The styrene industry is proactive when it comes to worker safety and offers guidance on exposure limits for workplace settings. An updated risk assessment of styrene was completed in 2019, confirming styrene’s safety for the general population and adding to the body of knowledge on potential health effects in workplace exposures. Learn more at styrene.org.
Working with Styrene in a Manufacturing Facility
The possible health effects of styrene for workers in facilities that make or use styrene depend on their exposures.
Facilities that manufacture or use styrene employ safety features to protect workers’ health and limit exposures. In the composites industry, for example, these precautions may include enclosures around work processes, closed processing areas, advanced ventilation systems, personal protective gear, and monitoring equipment.
Additionally, workplace exposure levels have declined significantly across the industry since the late 1990s as the result of improved safety practices. For more information about government regulations and policy-making efforts, visit styrene.org.
A substantial body of scientific evidence on human health, primarily gathered in occupational settings, indicates the nervous system is the most sensitive target of chronic styrene exposure. The concerns for adverse health effects are most specifically on impacts to hearing and color vision. Noise can be a compounding factor, so noise reduction measures should be in place if noise levels are above 85 decibels and the occupational exposure is more than 20 ppm, 8-hour time-weighted average.
There are no strong or consistent indications that styrene causes any form of cancer in humans. Although some studies suggest that styrene-exposed workers may be at increased cancer risk, the human evidence for styrene carcinogenicity is inconclusive. More information about the comprehensive research conducted on styrene and health effects is available from the Styrene Information & Research Center.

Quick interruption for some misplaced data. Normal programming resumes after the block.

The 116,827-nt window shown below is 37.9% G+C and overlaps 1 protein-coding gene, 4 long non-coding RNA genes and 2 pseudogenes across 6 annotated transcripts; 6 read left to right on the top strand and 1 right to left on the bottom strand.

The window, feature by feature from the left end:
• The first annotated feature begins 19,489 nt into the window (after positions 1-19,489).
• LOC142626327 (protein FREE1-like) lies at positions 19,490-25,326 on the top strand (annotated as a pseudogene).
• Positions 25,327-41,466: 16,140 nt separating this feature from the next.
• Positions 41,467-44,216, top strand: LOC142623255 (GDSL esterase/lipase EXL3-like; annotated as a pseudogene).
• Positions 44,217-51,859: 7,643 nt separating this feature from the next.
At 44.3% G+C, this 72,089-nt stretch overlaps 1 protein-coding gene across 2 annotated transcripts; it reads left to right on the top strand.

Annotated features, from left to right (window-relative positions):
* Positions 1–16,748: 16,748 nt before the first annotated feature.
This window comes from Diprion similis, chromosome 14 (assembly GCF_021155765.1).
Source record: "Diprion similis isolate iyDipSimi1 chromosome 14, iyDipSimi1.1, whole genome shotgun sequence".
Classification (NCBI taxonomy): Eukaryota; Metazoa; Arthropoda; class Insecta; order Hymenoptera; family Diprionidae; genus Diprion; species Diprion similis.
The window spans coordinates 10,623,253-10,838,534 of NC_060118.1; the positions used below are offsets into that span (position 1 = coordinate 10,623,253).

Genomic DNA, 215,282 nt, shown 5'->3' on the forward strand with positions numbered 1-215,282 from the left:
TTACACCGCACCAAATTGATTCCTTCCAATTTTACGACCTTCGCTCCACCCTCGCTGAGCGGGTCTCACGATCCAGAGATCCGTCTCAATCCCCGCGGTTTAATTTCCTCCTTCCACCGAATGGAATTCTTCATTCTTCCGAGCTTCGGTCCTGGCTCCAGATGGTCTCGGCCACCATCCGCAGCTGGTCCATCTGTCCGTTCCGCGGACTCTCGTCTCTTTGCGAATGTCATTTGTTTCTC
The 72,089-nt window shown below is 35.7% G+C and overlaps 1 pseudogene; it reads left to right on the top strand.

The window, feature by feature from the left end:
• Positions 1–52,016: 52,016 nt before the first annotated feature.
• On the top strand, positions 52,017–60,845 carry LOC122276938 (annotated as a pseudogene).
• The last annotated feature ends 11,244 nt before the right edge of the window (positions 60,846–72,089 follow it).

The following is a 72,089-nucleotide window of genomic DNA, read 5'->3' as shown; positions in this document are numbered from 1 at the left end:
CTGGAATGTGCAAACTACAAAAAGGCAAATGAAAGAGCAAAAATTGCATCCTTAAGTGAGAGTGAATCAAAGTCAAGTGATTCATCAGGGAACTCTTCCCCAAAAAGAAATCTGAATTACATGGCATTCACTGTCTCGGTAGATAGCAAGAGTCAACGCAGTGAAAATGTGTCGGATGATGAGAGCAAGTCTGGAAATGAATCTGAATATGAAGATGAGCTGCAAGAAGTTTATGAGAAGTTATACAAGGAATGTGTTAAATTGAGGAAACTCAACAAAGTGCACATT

In the United States, and in most industrialized countries, occupational regulations protect worker health. The industry’s ongoing voluntary efforts help to ensure workers are protected from the possible effects of styrene exposure, such as drowsiness or eye irritation.
Current OSHA Standard
In the 1980s, OSHA established a styrene workplace exposure limit of 100 ppm — a regulation that is still in place today.
Voluntary Initiative: 1992
In the 1990s, SIRC evaluated data on the effects of styrene exposure on the nervous system (neurotoxicity) and led an industry initiative endorsing a workplace exposure limit of 50 ppm.
Voluntary Initiative: 2011
Industry studies examined potential neurotoxic effects that may occur below 50 ppm, leading styrene producers to voluntarily recommend in 2011 that workday styrene exposure be limited to 20 ppm.
Download a printable fact sheet on workplace exposure recommendations.
Safety and Handling
For information on handling a chemical spill or emergency related to styrene, contact CHEMTREC. CHEMTREC serves as a round-the-clock resource for obtaining immediate emergency response information for accidental chemical releases.
Did you know?
Styrene-based materials are enhancing motoring safety worldwide, including composites used to build bridge components that last longer, road safety barriers that transmit energy away from the source of impact, and rubber for tires with a better grip on pavement, wet or dry.